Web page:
How 9 Countries Celebrate Father's Day
Happy Father’s Day! This year, are you thinking of honoring your pop by wearing pink, drinking Schnapps in the woods and touching his feet with your forehead? Turns out you’re not alone in celebrating this way.
1. IN THAILAND
Father’s Day in Thailand isn’t until December 5th. And that’s because the day coincides with the birthday of their current king (in this case, Bhumibol Adulyadej). It’s also a recent tradition to wear pink, after King Bhumibol was seen in 2007 leaving a hospital in a pink blazer following a health scare. Another (fading) custom involves Thais giving the gift of a Canna flower to their fathers and grandfathers. So, if you’re not looking forward to a day of Buds at Applebee’s, do we have an alternative for you!
2. IN RUSSIA
The closest thing to Father’s Day here is Defender of the Fatherland Day, originally established to commemorate the establishment of the Red Army during the Russian Civil War. Now observed on February 23rd, it is a day to honor not only those serving in the military, but men in general. Thus, in addition to getting gifts from their children, fathers can sometimes expect gifts from female co-workers. Twice as many ties to not wear!
3. IN NEPAL
The country’s Gokarna Aunsi is not actually celebrated until late summer, and it’s not officially a Father’s Day in the Western sense. In fact, its name literally translates to “cow eared no moon night.” So where does pops factor in? Well, not only does he get some gifts, he is honored to be touched on his feet by his son’s forehead. Hopefully, one of the gifts in question was socks.
4. IN ROMANIA
There’s not much unusual about Father’s Day here … other than there finally is one. Romania is notable in that it was the last EU nation to have a Father’s Day, which wasn’t made official until 2010. This change largely came due to the efforts of a group called TATA, or the Alliance Fighting Discrimination Against Fathers.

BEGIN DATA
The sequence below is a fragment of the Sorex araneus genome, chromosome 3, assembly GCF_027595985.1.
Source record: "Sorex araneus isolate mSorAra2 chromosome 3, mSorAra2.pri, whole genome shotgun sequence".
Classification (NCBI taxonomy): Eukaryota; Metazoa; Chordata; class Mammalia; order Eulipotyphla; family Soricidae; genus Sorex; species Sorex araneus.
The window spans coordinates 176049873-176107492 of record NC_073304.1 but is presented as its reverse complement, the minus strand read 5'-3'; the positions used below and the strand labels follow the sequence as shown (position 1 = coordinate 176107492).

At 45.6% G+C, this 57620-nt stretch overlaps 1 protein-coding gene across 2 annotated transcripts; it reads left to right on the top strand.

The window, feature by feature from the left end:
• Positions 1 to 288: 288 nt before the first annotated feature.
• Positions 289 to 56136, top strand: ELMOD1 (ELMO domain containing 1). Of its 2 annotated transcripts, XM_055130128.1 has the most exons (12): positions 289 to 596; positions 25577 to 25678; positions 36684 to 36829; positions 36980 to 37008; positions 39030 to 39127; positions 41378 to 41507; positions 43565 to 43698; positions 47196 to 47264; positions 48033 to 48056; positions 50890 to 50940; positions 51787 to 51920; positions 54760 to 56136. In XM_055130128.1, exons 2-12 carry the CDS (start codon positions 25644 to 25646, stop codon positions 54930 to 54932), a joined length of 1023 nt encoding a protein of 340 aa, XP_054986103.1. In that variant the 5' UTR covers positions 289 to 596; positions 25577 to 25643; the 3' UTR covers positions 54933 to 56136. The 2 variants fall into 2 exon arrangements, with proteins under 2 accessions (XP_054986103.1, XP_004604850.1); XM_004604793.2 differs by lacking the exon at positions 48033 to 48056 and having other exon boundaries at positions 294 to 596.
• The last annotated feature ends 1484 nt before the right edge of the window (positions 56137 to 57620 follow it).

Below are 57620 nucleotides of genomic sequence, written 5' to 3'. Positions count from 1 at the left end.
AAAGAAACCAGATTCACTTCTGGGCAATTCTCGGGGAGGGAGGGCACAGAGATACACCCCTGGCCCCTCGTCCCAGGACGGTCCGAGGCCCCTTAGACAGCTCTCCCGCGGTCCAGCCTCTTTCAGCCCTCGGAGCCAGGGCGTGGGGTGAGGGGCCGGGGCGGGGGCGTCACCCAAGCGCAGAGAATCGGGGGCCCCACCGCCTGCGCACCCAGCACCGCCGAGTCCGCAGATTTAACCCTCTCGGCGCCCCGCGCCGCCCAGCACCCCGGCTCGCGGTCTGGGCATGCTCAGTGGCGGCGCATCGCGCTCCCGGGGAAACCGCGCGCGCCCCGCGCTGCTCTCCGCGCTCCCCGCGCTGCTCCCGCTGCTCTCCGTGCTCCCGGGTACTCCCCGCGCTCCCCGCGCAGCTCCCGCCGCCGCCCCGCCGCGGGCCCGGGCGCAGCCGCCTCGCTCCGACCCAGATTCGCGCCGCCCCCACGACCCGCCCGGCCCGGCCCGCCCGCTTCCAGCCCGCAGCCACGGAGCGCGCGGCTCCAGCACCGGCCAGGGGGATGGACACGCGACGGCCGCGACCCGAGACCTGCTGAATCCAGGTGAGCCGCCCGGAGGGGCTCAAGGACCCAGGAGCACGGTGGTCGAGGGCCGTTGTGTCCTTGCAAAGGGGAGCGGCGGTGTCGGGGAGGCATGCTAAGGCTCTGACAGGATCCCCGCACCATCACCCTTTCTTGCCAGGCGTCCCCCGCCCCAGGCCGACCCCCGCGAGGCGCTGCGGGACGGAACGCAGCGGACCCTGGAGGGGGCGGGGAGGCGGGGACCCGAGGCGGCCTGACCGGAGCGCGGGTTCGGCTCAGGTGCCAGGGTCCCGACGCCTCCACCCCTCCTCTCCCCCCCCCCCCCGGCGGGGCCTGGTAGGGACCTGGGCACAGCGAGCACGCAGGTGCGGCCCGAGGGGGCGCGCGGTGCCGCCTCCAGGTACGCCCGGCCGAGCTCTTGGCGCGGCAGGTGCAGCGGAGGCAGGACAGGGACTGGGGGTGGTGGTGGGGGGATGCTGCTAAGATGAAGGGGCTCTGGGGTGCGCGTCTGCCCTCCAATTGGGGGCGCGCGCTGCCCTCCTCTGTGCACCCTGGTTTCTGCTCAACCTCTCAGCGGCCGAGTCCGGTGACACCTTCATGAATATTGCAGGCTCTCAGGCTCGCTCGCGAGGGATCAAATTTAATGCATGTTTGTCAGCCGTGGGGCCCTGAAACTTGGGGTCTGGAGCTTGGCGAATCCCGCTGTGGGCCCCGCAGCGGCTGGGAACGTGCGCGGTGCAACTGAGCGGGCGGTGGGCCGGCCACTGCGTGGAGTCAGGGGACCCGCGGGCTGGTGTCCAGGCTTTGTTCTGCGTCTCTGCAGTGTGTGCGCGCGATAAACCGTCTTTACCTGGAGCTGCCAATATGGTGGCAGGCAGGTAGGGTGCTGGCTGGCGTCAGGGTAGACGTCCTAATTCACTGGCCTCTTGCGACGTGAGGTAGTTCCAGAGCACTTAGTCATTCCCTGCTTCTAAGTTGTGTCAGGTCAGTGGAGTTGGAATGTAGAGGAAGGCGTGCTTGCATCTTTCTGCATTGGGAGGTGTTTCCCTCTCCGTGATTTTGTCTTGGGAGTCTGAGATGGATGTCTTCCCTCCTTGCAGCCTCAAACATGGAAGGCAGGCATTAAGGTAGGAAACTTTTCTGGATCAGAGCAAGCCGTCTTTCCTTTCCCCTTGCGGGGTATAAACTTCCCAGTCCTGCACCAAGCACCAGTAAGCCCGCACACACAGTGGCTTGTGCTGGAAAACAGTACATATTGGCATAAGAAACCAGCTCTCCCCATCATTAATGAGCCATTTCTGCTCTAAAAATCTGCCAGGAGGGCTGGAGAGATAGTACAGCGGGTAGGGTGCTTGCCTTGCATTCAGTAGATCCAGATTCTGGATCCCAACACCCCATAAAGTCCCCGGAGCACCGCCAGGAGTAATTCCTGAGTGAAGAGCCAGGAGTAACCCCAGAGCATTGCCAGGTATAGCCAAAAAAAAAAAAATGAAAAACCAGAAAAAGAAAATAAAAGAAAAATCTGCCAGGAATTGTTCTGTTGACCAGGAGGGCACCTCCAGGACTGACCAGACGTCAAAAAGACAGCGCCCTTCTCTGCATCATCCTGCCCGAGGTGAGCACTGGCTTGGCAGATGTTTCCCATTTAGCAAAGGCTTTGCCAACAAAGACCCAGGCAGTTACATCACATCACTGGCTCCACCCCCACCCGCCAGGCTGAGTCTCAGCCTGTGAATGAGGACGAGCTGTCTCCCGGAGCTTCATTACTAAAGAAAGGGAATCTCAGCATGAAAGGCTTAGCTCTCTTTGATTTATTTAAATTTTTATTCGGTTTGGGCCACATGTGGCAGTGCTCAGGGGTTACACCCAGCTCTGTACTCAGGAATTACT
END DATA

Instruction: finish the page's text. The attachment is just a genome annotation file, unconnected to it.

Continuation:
5., 6. and 7. IN ITALY, SPAIN AND PORTUGAL
Father’s Day in these predominantly Catholic nations coincides with the Feast of St. Joseph, an observation in honor of guys named Joe, carpenters, things like that. However, since the Feast falls on March 19th, it comes right in the middle of Lent, meaning—gasp!—no meat. On Father’s Day. You might as well take your mom out for a night of MMA while you’re at it.
8. IN GERMANY
Now here’s a place that gets it right—or at least did get it right. First of all, Father’s Day (Vatertag) here is a federal holiday. Secondly, the traditional celebration involves men going on hikes in the woods pulling wagons loaded with beer and schnapps. Then they get loaded. Sadly, in modern times, this celebration has essentially devolved into an amateur-hour pub crawl, but hey, the idea was sound.
9. IN THE UNITED STATES
We’re guessing you are up on how Father’s Day is celebrated here in the states: a call to your pop. However, unlike Mother’s Day, you seem to not have any trouble sticking your parental unit with the charges. This traditionally makes Father’s Day the busiest day of the year for collect calls … and makes you kind of a cheapskate.